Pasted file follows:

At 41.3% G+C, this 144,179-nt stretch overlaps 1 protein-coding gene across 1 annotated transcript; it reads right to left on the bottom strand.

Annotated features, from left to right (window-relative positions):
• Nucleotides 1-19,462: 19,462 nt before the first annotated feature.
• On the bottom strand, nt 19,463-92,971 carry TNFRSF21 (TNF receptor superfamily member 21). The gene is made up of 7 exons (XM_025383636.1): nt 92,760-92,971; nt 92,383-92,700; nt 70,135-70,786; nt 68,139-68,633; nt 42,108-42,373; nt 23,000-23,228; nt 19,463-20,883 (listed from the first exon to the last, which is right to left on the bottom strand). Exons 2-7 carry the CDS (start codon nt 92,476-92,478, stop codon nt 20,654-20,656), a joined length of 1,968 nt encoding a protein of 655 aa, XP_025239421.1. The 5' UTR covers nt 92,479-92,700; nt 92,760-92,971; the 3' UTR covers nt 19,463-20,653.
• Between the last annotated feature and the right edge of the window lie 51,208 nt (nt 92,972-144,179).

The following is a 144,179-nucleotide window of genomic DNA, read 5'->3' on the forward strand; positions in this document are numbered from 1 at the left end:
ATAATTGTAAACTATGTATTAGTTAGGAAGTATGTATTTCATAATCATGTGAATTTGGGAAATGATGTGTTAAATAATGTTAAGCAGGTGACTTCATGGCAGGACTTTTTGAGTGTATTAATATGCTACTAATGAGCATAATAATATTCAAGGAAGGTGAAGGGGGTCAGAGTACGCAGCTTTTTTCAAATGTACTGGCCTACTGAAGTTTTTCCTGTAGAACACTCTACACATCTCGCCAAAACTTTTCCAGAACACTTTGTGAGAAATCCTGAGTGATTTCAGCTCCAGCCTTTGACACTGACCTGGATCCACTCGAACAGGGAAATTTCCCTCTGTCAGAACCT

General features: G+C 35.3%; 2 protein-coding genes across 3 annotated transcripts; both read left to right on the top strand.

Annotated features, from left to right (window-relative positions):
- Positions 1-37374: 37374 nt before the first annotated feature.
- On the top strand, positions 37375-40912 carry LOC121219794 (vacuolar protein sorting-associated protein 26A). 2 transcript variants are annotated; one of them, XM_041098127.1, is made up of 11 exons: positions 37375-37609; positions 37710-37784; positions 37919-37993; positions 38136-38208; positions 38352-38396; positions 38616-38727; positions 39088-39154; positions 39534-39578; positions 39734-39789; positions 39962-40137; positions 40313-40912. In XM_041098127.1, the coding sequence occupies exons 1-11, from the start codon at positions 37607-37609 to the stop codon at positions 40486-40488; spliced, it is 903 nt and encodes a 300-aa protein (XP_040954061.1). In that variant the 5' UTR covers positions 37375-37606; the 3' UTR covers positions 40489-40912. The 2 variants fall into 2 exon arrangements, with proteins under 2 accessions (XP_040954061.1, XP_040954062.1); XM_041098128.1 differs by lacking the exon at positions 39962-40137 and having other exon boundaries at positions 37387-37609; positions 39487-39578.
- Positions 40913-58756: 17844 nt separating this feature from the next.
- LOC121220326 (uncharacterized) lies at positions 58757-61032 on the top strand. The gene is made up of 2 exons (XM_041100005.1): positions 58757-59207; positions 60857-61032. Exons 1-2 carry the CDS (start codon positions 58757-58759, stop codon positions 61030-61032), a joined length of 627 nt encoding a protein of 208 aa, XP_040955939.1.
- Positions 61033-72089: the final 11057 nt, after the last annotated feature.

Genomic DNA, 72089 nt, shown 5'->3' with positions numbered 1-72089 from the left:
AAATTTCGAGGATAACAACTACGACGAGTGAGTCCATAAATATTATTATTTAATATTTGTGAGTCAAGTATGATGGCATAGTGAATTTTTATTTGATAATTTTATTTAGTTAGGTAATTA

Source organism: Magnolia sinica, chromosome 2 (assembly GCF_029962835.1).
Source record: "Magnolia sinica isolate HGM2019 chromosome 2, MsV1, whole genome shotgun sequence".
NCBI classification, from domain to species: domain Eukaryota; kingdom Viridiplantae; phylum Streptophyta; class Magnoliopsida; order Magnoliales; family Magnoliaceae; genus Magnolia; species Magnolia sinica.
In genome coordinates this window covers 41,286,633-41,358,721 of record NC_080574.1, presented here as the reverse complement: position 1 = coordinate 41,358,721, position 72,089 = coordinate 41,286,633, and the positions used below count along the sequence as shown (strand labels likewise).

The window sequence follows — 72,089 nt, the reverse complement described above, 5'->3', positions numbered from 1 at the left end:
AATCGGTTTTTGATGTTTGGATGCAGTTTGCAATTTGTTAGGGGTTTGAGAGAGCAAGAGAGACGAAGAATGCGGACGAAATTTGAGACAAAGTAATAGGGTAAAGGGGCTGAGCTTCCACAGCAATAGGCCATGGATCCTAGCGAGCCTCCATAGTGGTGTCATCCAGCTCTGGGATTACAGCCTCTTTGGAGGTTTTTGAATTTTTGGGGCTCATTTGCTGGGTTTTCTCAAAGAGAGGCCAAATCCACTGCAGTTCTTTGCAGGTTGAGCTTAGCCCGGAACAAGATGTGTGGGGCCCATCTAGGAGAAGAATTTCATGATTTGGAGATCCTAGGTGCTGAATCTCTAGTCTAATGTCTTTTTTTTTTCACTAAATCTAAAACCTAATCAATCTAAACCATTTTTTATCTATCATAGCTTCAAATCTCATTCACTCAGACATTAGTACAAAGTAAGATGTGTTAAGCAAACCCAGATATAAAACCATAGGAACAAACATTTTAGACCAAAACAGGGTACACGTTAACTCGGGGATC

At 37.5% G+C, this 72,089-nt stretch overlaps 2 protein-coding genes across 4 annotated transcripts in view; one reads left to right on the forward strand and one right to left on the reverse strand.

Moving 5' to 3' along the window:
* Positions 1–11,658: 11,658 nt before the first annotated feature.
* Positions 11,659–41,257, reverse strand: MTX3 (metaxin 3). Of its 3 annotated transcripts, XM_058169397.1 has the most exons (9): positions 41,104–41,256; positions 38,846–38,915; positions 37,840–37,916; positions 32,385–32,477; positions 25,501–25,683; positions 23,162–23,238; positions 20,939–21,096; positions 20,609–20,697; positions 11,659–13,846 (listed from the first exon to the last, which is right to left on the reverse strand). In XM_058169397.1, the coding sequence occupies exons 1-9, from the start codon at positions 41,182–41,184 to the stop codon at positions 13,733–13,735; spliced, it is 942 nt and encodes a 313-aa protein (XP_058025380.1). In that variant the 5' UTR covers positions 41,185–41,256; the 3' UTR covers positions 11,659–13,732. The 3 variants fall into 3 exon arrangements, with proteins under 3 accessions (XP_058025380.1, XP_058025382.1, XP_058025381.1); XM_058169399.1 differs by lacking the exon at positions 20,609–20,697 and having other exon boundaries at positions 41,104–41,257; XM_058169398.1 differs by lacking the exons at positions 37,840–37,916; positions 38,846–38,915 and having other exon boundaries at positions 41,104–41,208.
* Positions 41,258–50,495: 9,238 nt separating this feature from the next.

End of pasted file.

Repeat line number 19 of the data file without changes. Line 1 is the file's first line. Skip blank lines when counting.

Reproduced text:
NCBI classification, from domain to species: domain Eukaryota; kingdom Viridiplantae; phylum Streptophyta; class Magnoliopsida; order Magnoliales; family Magnoliaceae; genus Magnolia; species Magnolia sinica.